GRASS GIS 7.8.1 released with PROJ 6 and GDAL 3 support

What’s new in a nutshell

As a follow-up to the recent GRASS GIS 7.8.0 release we have pusblished the new stable release GRASS GIS 7.8.1. Besides improving the Python 3 compatibility efforts have concentrated on implementing PROJ 6 and GDAL 3 support.

An overview of the new features in the 7.8 release series is available at new features in GRASS GIS 7.8.

Binaries/Installer download:

Source code download:

More details:

See also our detailed announcement:

About GRASS GIS

The Geographic Resources Analysis Support System (https://grass.osgeo.org/), commonly referred to as GRASS GIS, is an Open Source Geographic Information System providing powerful raster, vector and geospatial processing capabilities in a single integrated software suite. GRASS GIS includes tools for spatial modeling, visualization of raster and vector data, management and analysis of geospatial data, and the processing of satellite and aerial imagery. It also provides the capability to produce sophisticated presentation graphics and hardcopy maps. GRASS GIS has been translated into about twenty languages and supports a huge array of data formats. It can be used either as a stand-alone application or as backend for other software packages such as QGIS and R geostatistics. It is distributed freely under the terms of the GNU General Public License (GPL). GRASS GIS is a founding member of the Open Source Geospatial Foundation (OSGeo).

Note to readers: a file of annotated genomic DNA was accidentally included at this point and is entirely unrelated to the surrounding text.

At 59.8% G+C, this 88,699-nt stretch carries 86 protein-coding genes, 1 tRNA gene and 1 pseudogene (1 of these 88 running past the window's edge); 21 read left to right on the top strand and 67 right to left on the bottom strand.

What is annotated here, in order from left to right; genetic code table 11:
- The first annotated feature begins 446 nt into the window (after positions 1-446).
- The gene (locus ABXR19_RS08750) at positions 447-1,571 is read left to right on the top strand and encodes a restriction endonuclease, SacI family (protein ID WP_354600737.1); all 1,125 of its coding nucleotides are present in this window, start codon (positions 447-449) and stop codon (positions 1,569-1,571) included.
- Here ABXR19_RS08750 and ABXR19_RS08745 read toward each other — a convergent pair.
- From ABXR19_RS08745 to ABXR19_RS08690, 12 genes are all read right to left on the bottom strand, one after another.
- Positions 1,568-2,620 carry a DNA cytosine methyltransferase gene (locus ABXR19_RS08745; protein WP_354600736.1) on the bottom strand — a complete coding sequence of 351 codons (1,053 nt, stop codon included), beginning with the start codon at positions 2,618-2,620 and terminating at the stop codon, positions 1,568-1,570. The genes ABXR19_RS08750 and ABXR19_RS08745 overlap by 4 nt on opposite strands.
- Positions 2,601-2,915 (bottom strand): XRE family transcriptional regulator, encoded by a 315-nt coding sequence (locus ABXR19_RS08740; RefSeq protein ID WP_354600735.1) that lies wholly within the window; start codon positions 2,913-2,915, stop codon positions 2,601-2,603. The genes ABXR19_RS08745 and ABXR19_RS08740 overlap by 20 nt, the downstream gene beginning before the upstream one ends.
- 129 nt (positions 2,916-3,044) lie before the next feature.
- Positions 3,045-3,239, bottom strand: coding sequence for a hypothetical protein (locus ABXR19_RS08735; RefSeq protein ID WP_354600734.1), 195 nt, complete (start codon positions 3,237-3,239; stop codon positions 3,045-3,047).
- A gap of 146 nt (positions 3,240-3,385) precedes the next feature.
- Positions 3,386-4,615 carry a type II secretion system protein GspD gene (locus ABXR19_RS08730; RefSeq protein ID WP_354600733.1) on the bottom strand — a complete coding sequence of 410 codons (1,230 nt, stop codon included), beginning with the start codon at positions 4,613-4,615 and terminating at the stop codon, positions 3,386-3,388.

The GRASS Development Team, November 2019

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About neteler

Markus Neteler , a founding-member of the FOSSGIS.de (D-A-CH), GFOSS.it (Italy), and the Open Source Geospatial Foundation (OSGeo), was head of the GIS and Remote Sensing Unit at the Research and Innovation Centre of the Fondazione Edmund Mach, Trento, Italy from 2008-2016. Since then he is CEO of mundialis company located in Bonn, Germany, a startup specialized in open source development and massive data processing. He is author of several books and chapters on GRASS and various papers on GIS applications. Being passionate about Open Source GIS, he became a GRASS GIS user in 1993 and a developer in 1997, coordinating its development since then.

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